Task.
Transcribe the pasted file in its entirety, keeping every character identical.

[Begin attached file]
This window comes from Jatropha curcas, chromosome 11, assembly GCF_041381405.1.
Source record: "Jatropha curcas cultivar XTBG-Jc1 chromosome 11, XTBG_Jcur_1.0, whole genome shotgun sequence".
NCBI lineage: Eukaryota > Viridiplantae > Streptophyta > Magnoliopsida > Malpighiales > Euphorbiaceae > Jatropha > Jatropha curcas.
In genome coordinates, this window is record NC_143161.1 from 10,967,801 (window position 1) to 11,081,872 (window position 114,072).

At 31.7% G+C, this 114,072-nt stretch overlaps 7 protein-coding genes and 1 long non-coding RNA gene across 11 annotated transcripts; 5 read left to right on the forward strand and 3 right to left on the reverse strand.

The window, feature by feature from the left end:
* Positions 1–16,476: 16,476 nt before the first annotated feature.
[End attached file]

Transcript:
This window comes from Jatropha curcas, chromosome 11, assembly GCF_041381405.1.
Source record: "Jatropha curcas cultivar XTBG-Jc1 chromosome 11, XTBG_Jcur_1.0, whole genome shotgun sequence".
NCBI lineage: Eukaryota > Viridiplantae > Streptophyta > Magnoliopsida > Malpighiales > Euphorbiaceae > Jatropha > Jatropha curcas.
In genome coordinates, this window is record NC_143161.1 from 10,967,801 (window position 1) to 11,081,872 (window position 114,072).

At 31.7% G+C, this 114,072-nt stretch overlaps 7 protein-coding genes and 1 long non-coding RNA gene across 11 annotated transcripts; 5 read left to right on the forward strand and 3 right to left on the reverse strand.

The window, feature by feature from the left end:
* Positions 1–16,476: 16,476 nt before the first annotated feature.